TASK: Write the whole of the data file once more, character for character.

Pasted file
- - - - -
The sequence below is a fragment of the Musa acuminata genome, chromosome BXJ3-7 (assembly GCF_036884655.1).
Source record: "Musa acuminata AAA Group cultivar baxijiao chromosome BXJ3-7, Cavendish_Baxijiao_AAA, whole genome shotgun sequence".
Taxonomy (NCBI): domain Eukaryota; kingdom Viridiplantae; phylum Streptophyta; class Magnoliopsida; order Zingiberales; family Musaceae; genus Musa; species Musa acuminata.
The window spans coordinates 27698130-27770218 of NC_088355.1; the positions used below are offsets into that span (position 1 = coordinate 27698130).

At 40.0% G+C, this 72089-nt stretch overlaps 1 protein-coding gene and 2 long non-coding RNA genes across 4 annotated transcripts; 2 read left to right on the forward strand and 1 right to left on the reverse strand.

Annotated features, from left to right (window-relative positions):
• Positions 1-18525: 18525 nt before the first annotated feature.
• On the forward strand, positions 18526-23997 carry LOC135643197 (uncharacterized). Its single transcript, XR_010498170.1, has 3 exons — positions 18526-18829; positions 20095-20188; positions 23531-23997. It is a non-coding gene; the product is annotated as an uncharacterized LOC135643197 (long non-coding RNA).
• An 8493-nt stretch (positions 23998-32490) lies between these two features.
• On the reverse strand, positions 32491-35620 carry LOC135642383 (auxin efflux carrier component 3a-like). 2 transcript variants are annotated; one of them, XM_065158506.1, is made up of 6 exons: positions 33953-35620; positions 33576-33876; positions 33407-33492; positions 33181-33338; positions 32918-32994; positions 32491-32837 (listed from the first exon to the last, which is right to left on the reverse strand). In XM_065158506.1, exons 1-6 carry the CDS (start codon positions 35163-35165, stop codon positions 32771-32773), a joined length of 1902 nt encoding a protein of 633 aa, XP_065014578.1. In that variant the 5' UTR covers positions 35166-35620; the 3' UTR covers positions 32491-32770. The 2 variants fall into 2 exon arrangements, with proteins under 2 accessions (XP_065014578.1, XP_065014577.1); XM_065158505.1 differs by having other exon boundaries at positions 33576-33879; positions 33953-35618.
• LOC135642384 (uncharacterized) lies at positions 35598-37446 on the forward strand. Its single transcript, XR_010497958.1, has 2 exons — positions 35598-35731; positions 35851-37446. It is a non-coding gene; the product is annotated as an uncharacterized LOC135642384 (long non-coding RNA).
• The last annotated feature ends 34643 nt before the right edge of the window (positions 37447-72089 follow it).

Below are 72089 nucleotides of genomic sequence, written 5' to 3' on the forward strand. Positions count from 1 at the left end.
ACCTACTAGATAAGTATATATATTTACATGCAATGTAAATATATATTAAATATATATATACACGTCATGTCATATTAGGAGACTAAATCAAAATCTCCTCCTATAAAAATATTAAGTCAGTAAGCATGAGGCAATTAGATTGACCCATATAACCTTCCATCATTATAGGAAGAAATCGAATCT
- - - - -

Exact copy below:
The sequence below is a fragment of the Musa acuminata genome, chromosome BXJ3-7 (assembly GCF_036884655.1).
Source record: "Musa acuminata AAA Group cultivar baxijiao chromosome BXJ3-7, Cavendish_Baxijiao_AAA, whole genome shotgun sequence".
Taxonomy (NCBI): domain Eukaryota; kingdom Viridiplantae; phylum Streptophyta; class Magnoliopsida; order Zingiberales; family Musaceae; genus Musa; species Musa acuminata.
The window spans coordinates 27698130-27770218 of NC_088355.1; the positions used below are offsets into that span (position 1 = coordinate 27698130).

At 40.0% G+C, this 72089-nt stretch overlaps 1 protein-coding gene and 2 long non-coding RNA genes across 4 annotated transcripts; 2 read left to right on the forward strand and 1 right to left on the reverse strand.

Annotated features, from left to right (window-relative positions):
• Positions 1-18525: 18525 nt before the first annotated feature.
• On the forward strand, positions 18526-23997 carry LOC135643197 (uncharacterized). Its single transcript, XR_010498170.1, has 3 exons — positions 18526-18829; positions 20095-20188; positions 23531-23997. It is a non-coding gene; the product is annotated as an uncharacterized LOC135643197 (long non-coding RNA).
• An 8493-nt stretch (positions 23998-32490) lies between these two features.
• On the reverse strand, positions 32491-35620 carry LOC135642383 (auxin efflux carrier component 3a-like). 2 transcript variants are annotated; one of them, XM_065158506.1, is made up of 6 exons: positions 33953-35620; positions 33576-33876; positions 33407-33492; positions 33181-33338; positions 32918-32994; positions 32491-32837 (listed from the first exon to the last, which is right to left on the reverse strand). In XM_065158506.1, exons 1-6 carry the CDS (start codon positions 35163-35165, stop codon positions 32771-32773), a joined length of 1902 nt encoding a protein of 633 aa, XP_065014578.1. In that variant the 5' UTR covers positions 35166-35620; the 3' UTR covers positions 32491-32770. The 2 variants fall into 2 exon arrangements, with proteins under 2 accessions (XP_065014578.1, XP_065014577.1); XM_065158505.1 differs by having other exon boundaries at positions 33576-33879; positions 33953-35618.
• LOC135642384 (uncharacterized) lies at positions 35598-37446 on the forward strand. Its single transcript, XR_010497958.1, has 2 exons — positions 35598-35731; positions 35851-37446. It is a non-coding gene; the product is annotated as an uncharacterized LOC135642384 (long non-coding RNA).
• The last annotated feature ends 34643 nt before the right edge of the window (positions 37447-72089 follow it).

Below are 72089 nucleotides of genomic sequence, written 5' to 3' on the forward strand. Positions count from 1 at the left end.
ACCTACTAGATAAGTATATATATTTACATGCAATGTAAATATATATTAAATATATATATACACGTCATGTCATATTAGGAGACTAAATCAAAATCTCCTCCTATAAAAATATTAAGTCAGTAAGCATGAGGCAATTAGATTGACCCATATAACCTTCCATCATTATAGGAAGAAATCGAATCT